My supderuping experiments were interesting in a few different ways, and I’m still trying some things out and hacking my scripts. I’ll give a few examples over a few days.
First, a brief introduction. Let’s consider Ross Thomas’s novel The Seersucker Whipsaw. My item of this work is an examplar of the 1985 Perennial Library paperback manifestation, which is an embodiment of the author’s final edited text. The ISBN is 0060807288.
If we query thingISBN for 0060807288, we get 3 ISBNs back:
0060807288 0060808497 0446401692
And if we query xISBN for 0060807288, we also get 3 ISBNs back:
0060807288 0060808497 0446401692
The two results sets are identical. Nothing further need be done. That was simple, eh? As far as we can tell, this work has had only three manifestations.
In fact that’s false: these are all paperbacks, respectively from 1985, 1987, and 1992. The first edition was published by Morrow in 1967. Why isn’t it included in the results? It doesn’t have an ISBN! It was published too early to have one. That first ISBNless manifestation is out of luck and won’t show up in any xISBN or thingISBN results.
“That isn’t fair,” I hear you cry. It isn’t. Books that predate International Standard Book Numbers get the cold shoulder from xISBN and thingISBN, which, as you may have noticed from their names, are about ISBNs. “How do we get around that?” I hear you ask. Every work, expression, manifesation, and item will need to have a unique identifier. If one exists (like an ISBN for a manifestation), we can use it. If none exists, we’ll have to make one up and have everyone agree on it. (Or make up several and map them from one to the other.)
For the second example, let’s use another Ross Thomas novel, The Fools In Town Are On Our Side. (The title is from The Adventures of Huckleberry Finn: “Hain’t we got all the fools in town on our side? And ain’t that a big enough majority in any town?”) My item is an examplar of the 2003 St. Martin’s trade paperback reprint, ISBN 0312315821. The first manifestation was published in 1970. It’s one of his best novels and has been reprinted more than The Seersucker Whipsaw.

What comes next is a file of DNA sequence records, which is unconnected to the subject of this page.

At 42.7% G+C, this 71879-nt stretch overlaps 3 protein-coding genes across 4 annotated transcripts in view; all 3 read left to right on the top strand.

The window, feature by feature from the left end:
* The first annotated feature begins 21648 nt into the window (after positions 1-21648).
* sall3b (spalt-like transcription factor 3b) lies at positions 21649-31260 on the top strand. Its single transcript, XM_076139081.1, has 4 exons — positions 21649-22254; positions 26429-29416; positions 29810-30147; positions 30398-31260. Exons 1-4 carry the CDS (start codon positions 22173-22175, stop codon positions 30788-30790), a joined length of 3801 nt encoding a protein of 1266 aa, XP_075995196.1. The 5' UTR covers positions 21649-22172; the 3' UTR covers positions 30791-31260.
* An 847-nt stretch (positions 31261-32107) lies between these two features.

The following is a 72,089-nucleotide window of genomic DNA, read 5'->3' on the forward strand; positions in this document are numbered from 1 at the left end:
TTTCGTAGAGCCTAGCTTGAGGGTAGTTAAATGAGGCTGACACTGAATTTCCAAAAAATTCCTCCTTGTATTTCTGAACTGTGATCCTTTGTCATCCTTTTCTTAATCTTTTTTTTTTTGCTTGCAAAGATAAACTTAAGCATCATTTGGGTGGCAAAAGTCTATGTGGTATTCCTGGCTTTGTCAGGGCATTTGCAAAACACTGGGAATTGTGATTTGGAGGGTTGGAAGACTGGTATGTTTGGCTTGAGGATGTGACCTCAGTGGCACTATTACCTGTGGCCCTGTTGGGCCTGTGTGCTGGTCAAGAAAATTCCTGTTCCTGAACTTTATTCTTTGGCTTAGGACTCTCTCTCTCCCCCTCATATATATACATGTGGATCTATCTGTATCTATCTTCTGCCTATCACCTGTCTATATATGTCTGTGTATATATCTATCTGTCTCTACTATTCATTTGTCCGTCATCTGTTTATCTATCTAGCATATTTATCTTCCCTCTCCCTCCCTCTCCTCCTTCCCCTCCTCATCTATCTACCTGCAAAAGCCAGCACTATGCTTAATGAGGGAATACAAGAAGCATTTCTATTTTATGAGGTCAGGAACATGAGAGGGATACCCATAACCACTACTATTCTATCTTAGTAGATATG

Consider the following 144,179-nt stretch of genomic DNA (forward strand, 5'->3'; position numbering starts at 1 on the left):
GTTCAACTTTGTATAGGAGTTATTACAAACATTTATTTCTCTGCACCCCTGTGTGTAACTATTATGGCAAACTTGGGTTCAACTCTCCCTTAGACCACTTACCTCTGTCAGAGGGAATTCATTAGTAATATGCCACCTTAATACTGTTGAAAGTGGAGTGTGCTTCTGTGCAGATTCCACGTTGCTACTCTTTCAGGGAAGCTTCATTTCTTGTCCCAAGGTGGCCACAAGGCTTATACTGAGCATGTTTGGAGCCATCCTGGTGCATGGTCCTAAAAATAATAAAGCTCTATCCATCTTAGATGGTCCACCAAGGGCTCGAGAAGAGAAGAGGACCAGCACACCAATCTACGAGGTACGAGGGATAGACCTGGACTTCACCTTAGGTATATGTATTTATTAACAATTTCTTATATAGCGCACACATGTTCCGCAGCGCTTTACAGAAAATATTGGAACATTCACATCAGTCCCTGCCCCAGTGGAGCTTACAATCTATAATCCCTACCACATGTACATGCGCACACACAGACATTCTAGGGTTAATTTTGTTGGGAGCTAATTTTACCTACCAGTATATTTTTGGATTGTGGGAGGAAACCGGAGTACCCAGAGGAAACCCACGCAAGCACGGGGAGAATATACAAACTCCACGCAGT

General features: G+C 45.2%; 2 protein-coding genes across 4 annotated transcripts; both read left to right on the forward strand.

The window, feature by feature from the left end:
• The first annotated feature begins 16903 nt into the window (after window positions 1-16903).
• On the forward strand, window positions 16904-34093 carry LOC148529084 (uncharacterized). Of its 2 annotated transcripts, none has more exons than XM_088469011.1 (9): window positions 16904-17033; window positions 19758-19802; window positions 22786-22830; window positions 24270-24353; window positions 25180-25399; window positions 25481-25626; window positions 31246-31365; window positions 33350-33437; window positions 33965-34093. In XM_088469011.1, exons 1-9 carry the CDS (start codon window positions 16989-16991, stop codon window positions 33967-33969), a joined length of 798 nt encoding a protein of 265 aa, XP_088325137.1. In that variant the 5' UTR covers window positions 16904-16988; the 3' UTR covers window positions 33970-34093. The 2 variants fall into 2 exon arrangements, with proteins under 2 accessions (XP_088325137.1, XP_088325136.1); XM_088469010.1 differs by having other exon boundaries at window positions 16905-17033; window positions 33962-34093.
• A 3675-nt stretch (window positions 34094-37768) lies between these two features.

If we query thingISBN for 0312315821, we get 4 ISBNs back:
0312315821 0380006871 0445405600 0445408677
And if we query xISBN for 0312315821, we get 8 ISBNs back:
0312315821 0340127376 0380006871 0417052502 0445405600 0445405619 0445408677 3548014402
The 4 thingISBN numbers appear in xISBN’s result set. In set theory lingo, one might say that xISBN’s results are a proper superset of thingISBN’s.
If we combine and dedupe the results, we’ll get 8 ISBNs, all the ones from xISBN. What would superduping give us? Might it find more?
As it turns out, no. Here’s what happens:
First run through ISBNs in thingISBN result set 0312315821 is in xISBN's result set 0380006871 is in xISBN's result set 0445405600 is in xISBN's result set 0445408677 is in xISBN's result set Now run through the ISBNs in xISBN's result set The above four have been examined already; don't look at them again 0340127376 is unknown at thingISBN 0417052502 is unknown at thingISBN 0445405619 is unknown at thingISBN 3548014402 is unknown at thingISBN
thingISBN can’t give us any leads on new ISBNs. Four ISBNs were known to both places; their clusters sort of lined up. We knew four other ISBNs, from xISBN, and threw them at thingISBN, but we didn’t turn up any previously undiscovered manifestations.
So in this case, combining and deduping gives the same results as superduping. “That’s boring,” I hear you say. Next time I’ll give examples of where superduping breaks apart clusters and gives more complete results. And I’ll show examples of how this can fly out of control and go haywire.